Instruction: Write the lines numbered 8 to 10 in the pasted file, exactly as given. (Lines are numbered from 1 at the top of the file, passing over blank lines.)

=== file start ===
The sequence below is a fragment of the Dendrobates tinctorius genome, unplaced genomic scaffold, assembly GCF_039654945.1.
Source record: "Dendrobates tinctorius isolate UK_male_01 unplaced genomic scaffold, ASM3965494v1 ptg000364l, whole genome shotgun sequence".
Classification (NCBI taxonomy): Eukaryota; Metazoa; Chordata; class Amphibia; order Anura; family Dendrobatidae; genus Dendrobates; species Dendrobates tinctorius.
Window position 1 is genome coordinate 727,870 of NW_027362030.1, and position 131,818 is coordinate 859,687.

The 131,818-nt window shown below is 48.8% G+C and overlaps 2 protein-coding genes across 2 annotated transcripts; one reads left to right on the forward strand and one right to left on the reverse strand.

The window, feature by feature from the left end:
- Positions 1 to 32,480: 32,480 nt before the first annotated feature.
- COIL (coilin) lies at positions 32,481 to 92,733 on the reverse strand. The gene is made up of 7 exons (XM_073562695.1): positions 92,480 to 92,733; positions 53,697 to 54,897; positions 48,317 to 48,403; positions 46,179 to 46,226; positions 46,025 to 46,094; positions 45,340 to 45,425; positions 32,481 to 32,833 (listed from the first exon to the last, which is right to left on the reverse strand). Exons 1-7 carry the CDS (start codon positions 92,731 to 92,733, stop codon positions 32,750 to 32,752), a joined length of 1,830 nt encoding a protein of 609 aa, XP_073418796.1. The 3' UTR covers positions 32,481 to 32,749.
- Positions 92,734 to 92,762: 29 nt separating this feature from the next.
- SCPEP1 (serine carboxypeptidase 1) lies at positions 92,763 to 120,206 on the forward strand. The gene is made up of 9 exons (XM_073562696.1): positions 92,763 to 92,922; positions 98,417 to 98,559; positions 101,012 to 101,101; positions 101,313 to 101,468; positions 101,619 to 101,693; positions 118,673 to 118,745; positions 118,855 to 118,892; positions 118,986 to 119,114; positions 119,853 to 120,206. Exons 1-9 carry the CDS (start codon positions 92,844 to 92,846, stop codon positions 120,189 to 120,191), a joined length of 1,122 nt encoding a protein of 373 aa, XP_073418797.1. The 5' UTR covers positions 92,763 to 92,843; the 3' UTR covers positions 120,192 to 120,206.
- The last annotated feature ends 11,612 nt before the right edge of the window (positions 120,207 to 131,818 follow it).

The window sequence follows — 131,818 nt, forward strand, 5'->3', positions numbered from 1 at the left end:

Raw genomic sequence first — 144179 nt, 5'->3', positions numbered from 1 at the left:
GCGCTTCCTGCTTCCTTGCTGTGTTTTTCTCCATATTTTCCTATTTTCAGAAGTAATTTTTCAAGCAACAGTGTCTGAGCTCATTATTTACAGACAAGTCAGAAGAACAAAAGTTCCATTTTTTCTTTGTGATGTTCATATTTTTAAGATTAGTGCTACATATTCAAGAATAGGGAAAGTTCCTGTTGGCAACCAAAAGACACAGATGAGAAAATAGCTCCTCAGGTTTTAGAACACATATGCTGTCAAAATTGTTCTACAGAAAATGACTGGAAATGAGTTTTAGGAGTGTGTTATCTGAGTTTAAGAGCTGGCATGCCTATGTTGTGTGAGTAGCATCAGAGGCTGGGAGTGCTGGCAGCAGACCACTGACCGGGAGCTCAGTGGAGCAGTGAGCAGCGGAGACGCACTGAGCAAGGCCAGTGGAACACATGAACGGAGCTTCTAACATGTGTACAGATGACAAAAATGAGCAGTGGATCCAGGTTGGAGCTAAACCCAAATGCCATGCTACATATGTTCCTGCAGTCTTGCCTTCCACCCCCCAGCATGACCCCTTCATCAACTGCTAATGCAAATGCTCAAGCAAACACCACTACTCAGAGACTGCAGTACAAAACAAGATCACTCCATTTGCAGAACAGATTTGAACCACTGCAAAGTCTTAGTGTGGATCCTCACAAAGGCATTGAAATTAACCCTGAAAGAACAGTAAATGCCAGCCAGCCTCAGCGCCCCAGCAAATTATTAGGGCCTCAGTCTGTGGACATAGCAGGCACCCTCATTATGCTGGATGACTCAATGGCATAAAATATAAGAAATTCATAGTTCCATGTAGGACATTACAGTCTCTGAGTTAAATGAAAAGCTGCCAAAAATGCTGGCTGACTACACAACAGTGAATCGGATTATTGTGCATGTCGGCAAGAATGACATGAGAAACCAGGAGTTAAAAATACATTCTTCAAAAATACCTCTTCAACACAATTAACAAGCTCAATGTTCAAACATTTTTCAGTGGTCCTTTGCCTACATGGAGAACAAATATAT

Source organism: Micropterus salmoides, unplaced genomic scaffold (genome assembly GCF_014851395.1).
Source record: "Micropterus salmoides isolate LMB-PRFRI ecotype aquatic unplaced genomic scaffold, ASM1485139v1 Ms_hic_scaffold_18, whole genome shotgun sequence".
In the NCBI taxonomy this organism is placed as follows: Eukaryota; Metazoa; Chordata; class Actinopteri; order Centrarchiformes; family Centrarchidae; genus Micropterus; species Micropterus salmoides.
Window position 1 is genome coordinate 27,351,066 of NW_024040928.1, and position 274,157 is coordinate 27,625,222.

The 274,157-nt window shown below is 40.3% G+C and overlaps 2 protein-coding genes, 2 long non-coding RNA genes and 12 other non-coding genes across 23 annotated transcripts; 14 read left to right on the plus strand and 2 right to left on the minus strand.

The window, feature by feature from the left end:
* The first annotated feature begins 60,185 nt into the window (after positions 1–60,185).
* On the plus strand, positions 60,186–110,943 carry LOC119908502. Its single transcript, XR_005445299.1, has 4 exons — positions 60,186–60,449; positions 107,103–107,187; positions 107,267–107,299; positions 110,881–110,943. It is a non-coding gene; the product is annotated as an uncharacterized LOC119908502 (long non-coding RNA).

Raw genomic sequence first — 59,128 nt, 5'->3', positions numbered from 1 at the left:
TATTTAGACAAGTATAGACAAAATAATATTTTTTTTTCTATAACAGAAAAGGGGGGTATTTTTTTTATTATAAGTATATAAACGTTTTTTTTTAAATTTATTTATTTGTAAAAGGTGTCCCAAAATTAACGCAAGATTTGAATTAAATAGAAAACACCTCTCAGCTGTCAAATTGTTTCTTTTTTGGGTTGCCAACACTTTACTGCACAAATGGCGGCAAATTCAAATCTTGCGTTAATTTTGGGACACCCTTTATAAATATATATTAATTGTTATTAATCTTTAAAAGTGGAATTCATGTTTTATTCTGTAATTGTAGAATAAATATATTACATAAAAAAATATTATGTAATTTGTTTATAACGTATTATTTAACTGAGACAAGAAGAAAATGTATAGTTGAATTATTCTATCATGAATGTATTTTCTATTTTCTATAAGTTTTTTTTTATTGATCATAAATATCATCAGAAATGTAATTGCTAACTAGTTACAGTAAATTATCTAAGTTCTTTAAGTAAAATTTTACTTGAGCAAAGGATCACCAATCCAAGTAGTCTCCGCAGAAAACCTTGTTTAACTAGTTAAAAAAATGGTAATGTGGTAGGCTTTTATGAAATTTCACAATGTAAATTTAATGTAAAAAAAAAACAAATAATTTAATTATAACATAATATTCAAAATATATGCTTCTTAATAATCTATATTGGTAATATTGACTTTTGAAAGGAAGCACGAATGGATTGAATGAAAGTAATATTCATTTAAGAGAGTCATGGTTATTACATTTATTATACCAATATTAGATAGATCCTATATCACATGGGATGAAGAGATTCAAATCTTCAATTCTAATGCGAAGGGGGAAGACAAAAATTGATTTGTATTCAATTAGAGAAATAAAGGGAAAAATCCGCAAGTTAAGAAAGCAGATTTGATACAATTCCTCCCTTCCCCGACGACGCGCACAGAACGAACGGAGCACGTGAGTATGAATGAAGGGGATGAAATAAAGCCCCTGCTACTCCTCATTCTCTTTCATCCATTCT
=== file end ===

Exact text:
- COIL (coilin) lies at positions 32,481 to 92,733 on the reverse strand. The gene is made up of 7 exons (XM_073562695.1): positions 92,480 to 92,733; positions 53,697 to 54,897; positions 48,317 to 48,403; positions 46,179 to 46,226; positions 46,025 to 46,094; positions 45,340 to 45,425; positions 32,481 to 32,833 (listed from the first exon to the last, which is right to left on the reverse strand). Exons 1-7 carry the CDS (start codon positions 92,731 to 92,733, stop codon positions 32,750 to 32,752), a joined length of 1,830 nt encoding a protein of 609 aa, XP_073418796.1. The 3' UTR covers positions 32,481 to 32,749.
- Positions 92,734 to 92,762: 29 nt separating this feature from the next.
- SCPEP1 (serine carboxypeptidase 1) lies at positions 92,763 to 120,206 on the forward strand. The gene is made up of 9 exons (XM_073562696.1): positions 92,763 to 92,922; positions 98,417 to 98,559; positions 101,012 to 101,101; positions 101,313 to 101,468; positions 101,619 to 101,693; positions 118,673 to 118,745; positions 118,855 to 118,892; positions 118,986 to 119,114; positions 119,853 to 120,206. Exons 1-9 carry the CDS (start codon positions 92,844 to 92,846, stop codon positions 120,189 to 120,191), a joined length of 1,122 nt encoding a protein of 373 aa, XP_073418797.1. The 5' UTR covers positions 92,763 to 92,843; the 3' UTR covers positions 120,192 to 120,206.